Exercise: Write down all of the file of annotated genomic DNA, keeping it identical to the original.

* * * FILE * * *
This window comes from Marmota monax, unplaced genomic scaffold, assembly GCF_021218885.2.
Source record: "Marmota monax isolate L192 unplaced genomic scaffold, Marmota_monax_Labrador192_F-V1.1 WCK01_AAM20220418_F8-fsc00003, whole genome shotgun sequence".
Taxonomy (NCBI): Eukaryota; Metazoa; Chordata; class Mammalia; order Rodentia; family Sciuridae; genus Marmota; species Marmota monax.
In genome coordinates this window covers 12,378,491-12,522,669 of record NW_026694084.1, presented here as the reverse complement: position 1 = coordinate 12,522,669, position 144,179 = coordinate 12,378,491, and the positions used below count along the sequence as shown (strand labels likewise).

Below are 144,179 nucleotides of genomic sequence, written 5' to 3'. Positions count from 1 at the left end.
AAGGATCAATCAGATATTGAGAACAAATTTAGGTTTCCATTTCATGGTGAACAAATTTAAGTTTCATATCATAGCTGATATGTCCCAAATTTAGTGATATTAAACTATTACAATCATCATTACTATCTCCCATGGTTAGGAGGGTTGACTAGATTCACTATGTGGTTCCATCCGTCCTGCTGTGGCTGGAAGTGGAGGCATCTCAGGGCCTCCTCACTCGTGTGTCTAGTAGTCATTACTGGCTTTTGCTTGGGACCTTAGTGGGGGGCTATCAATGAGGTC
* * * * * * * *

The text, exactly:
This window comes from Marmota monax, unplaced genomic scaffold, assembly GCF_021218885.2.
Source record: "Marmota monax isolate L192 unplaced genomic scaffold, Marmota_monax_Labrador192_F-V1.1 WCK01_AAM20220418_F8-fsc00003, whole genome shotgun sequence".
Taxonomy (NCBI): Eukaryota; Metazoa; Chordata; class Mammalia; order Rodentia; family Sciuridae; genus Marmota; species Marmota monax.
In genome coordinates this window covers 12,378,491-12,522,669 of record NW_026694084.1, presented here as the reverse complement: position 1 = coordinate 12,522,669, position 144,179 = coordinate 12,378,491, and the positions used below count along the sequence as shown (strand labels likewise).

Below are 144,179 nucleotides of genomic sequence, written 5' to 3'. Positions count from 1 at the left end.
AAGGATCAATCAGATATTGAGAACAAATTTAGGTTTCCATTTCATGGTGAACAAATTTAAGTTTCATATCATAGCTGATATGTCCCAAATTTAGTGATATTAAACTATTACAATCATCATTACTATCTCCCATGGTTAGGAGGGTTGACTAGATTCACTATGTGGTTCCATCCGTCCTGCTGTGGCTGGAAGTGGAGGCATCTCAGGGCCTCCTCACTCGTGTGTCTAGTAGTCATTACTGGCTTTTGCTTGGGACCTTAGTGGGGGGCTATCAATGAGGTC